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How has IT continuity planning changed with cloud technology?

Despite business disaster recovery planning shifting to the cloud, historically crucial elements of legacy DR, such as location and testing, are still important.

In the last couple of years, we have moved away from a passive approach to IT continuity planning -- storing tape...

data off site and recovering from a failure by finding a new compute facility and restoring the tapes -- to a much more active model. Cloud backup is the first step in the transition, with on-premises and off-site tape giving way to online cloud storage.

The simplistic cloud backup approach leaves us with the dilemma of where to recover. We still need to find a home where applications can run and be able to get data to them. With WAN speeds still woefully behind LAN performance, uploading data to the recovery site can take days.

The obvious answer is to move the apps to the data by running the recovery in the cloud. This IT continuity planning method may be easier said than done, since effective performance generally requires apps to be cloud ready, making them suitable for multi-instance operation. Cloud-based recovery is very difficult for so-called legacy apps, especially COBOL programs running on mainframes.

An intermediate step toward full cloud recovery might be to contract for a standby arrangement at a telecommunications facility. These usually have very fast fiber links to the major cloud data centers and also have mainframe gear available. This would reduce data access latencies to an acceptable level.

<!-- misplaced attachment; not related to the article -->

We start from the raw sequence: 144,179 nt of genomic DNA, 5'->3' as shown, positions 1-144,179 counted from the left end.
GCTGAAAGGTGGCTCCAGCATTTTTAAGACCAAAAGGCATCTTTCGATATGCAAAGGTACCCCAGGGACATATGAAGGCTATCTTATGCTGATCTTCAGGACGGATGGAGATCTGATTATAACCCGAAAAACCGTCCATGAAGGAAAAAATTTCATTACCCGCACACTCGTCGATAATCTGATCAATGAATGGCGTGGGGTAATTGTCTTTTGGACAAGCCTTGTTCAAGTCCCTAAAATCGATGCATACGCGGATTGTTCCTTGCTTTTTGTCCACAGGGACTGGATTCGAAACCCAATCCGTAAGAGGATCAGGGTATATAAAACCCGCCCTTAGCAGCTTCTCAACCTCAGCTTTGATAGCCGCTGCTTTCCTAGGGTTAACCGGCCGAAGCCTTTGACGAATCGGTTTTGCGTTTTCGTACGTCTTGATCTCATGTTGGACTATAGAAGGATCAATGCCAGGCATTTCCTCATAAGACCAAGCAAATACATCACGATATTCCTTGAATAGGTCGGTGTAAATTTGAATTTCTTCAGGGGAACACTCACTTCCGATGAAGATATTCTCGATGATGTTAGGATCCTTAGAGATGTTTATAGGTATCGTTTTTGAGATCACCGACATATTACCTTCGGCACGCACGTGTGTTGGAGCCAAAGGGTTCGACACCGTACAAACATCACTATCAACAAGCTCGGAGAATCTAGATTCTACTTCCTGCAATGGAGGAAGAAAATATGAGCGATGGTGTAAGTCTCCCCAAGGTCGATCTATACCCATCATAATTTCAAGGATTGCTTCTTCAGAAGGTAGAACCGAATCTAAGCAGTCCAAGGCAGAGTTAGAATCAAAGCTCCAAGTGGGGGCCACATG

Drive-based storage in the cloud

Another major change in both backup and IT continuity planning is the use of disk or solid-state drives by the cloud vendor, rather than tape. Recovery from a backup, or even a disaster, may involve only the recovery of a few files. Searching tapes is extremely time-consuming; drive-based storage in the cloud allows individual files to be pulled rapidly, changing the way recovery is done.

Business continuity and DR planning

As always, remember to have a workable disaster recovery (DR) plan and to test it regularly. I've seen data centers go down for various reasons, ranging from a technician forgetting to fill the generator with fuel, to a storm causing the loss of both data centers in the same town. Good IT continuity planning requires geodiversity in off-site storage. Preferably, use a cloud zone well away from your home state.

That holds true for cloud-to-cloud backups and DR, too. Zones go down due to power or weather issues, so make sure one data copy is in another geographic area, and watch out for multiple zones in adjacent buildings.

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